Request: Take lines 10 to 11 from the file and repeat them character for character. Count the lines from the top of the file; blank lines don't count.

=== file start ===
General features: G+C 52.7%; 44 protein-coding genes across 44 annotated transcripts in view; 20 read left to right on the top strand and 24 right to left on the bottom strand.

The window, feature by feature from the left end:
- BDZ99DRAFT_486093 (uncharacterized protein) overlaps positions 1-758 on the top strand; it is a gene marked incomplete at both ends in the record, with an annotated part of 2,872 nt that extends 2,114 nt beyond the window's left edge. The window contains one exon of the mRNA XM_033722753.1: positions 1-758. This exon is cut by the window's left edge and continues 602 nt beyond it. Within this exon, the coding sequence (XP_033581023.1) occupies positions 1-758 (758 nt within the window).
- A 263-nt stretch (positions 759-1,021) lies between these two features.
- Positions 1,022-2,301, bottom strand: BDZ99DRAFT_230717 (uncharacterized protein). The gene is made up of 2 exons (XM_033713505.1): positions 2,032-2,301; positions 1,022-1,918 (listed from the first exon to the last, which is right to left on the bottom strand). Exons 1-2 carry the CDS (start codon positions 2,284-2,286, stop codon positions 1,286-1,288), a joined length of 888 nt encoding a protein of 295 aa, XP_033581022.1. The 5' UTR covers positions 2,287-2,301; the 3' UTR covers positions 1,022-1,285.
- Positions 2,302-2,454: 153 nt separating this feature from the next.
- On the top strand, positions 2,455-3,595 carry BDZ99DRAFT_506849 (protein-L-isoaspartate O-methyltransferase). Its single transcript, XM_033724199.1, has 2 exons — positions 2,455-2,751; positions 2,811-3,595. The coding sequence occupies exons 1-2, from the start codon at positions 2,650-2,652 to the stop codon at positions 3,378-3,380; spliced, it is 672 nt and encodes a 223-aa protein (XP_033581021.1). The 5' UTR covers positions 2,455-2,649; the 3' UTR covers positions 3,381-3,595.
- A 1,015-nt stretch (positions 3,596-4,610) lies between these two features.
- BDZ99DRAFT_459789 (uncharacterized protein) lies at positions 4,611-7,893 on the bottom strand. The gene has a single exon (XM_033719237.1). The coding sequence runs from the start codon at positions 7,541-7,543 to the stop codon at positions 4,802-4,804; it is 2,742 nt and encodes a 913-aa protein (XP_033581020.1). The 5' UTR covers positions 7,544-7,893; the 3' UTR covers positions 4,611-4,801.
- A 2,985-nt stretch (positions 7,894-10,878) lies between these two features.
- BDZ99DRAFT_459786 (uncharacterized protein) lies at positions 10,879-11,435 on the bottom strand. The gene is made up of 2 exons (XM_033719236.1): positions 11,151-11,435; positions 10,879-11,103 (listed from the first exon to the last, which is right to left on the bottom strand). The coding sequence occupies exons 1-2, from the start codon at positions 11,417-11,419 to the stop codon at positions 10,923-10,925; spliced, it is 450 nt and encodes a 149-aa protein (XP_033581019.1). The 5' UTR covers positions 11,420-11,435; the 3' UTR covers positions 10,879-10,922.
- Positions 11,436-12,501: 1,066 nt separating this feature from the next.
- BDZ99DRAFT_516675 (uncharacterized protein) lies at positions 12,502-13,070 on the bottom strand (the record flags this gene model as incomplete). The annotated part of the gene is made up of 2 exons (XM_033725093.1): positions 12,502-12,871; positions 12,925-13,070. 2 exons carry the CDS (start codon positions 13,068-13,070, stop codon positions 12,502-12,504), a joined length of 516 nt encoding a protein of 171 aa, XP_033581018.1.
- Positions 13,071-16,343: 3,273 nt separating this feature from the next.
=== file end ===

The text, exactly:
- A 2,985-nt stretch (positions 7,894-10,878) lies between these two features.
- BDZ99DRAFT_459786 (uncharacterized protein) lies at positions 10,879-11,435 on the bottom strand. The gene is made up of 2 exons (XM_033719236.1): positions 11,151-11,435; positions 10,879-11,103 (listed from the first exon to the last, which is right to left on the bottom strand). The coding sequence occupies exons 1-2, from the start codon at positions 11,417-11,419 to the stop codon at positions 10,923-10,925; spliced, it is 450 nt and encodes a 149-aa protein (XP_033581019.1). The 5' UTR covers positions 11,420-11,435; the 3' UTR covers positions 10,879-10,922.